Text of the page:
The scale of projects created using 3D print can be impressive


In America only three weeks later, Chuck Hull (an engineer in the 3D Systems Corp) filed his patent for the same process of using ultraviolet light to cure photopolymers. The rest, as they say, is history.

It is of no surprise the advances in 3D printing have been matched with the increasing changes in computer technology. 3D printing is not possible without a computer; the bedrock of the process is to produce a virtual three-dimensional object on a computer and then ‘slice’ it into very small layers. Once you have produced your model and slicing profiles, all you do is reproduce the slices one on top of the other by the use of some form of applicator head in your 3D printer.

3D Printing uses two basic processes, binder and material jetting with the latter being the most commonly used in today’s 3D Printers.

Where binder jetting uses powders and binding agents with the build platform lowering as the product is constructed, material jetting builds from the base up and layers a UV cured photopolymer material in as small a layer of 0.1mm at a time, until the product appears literally before your eyes.
 
The Pro

One of the leaders in the field of material jetting is Massivit and recently at FESPA, it released to us the 1800 Pro, which is by any form or discussion, a very large 3D printer.

The Massivit 1800 Pro was launched at FESPA 2019


We are all accustomed now to being able to purchase a 3D printer from the internet that will provide a small but perfectly formed chess piece or equivalent. When you consider what the 1800 Pro is capable of, these pale into insignificance.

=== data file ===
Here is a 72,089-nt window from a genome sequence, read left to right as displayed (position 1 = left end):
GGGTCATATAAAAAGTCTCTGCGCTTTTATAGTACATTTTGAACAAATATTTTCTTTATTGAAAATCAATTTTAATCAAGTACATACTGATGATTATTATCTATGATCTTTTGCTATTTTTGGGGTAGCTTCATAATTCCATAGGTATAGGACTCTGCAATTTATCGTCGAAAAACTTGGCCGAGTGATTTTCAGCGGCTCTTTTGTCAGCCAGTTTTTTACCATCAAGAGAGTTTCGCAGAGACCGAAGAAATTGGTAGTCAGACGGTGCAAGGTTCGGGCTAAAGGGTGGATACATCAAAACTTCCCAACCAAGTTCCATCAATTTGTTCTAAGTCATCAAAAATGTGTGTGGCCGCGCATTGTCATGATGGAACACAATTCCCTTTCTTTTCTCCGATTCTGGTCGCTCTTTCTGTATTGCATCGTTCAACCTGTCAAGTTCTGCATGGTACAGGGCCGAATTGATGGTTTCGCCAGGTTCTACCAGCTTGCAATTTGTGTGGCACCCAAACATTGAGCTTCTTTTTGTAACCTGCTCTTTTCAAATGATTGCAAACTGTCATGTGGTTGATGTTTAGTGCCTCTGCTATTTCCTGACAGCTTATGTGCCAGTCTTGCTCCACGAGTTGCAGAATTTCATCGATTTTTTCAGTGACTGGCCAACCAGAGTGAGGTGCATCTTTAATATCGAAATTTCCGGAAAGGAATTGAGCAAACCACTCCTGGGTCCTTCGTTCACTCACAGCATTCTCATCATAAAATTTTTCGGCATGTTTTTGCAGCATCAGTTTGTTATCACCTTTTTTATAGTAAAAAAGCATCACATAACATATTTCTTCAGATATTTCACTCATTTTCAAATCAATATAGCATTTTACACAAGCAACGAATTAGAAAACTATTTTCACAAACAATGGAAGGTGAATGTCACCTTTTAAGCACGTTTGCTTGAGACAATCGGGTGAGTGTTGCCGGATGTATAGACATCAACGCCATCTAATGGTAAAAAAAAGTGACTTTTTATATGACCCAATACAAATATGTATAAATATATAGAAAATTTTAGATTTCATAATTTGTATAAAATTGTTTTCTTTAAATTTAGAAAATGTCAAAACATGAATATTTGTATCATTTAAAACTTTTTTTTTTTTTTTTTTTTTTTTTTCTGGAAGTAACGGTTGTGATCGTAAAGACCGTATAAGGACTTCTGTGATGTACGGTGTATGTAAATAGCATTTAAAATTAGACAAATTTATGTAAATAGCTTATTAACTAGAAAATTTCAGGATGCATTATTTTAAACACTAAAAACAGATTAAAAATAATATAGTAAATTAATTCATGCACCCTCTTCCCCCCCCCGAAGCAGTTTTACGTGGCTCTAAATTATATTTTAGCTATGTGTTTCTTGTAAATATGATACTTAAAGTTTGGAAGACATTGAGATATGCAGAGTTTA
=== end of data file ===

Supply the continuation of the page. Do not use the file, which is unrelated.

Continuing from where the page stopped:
The size of the product it quite outstanding, a final product is possible as wide as 145cm and as high as 180cm, this is the same size as an average person. The workspace is akin to a very large cupboard, the size of such cannot be understated.

The 1800 Pro uses a patented gel called Dimengel which is cured by the use of UV LED light (in the case of the 1800 Pro) and is a rapid curing polymer. It has good strength properties but more importantly, you can produce life-sized point-of-sale or any marketing object, in a number of minutes.

The Massivit 1800 Pro combines the Dimengel material along with something called Gel Dispensing Printing (GDP) to produced supersized products.

The Massivit 1800 Pro combines the Dimengel material along with something called Gel Dispensing Printing (GDP) to produced supersized products


The supersized cannot be understated, the products from the Massivit Pro 1800 are huge, man-sized. They can be produced in a number of resolutions the same as traditional 2D printing, but in 3D the object grows with unbelievable speed.

From the Massivit 1800 Pro’s large workspace, it is quite remarkable that from an empty space, these life-size and in some cases over life-size 3D hollow objects can be produced. To bring them to life a little paint is needed to add to the realism, but the ability to produce objects that are as close to the size of you and me, is quite remarkable.
Whether you agree this technology of printing or not, you must agree that the graphics industry has taken on a new dimension.


Brian Sims principal consultant, Metis Print Consultancy, www.metis-uk.eu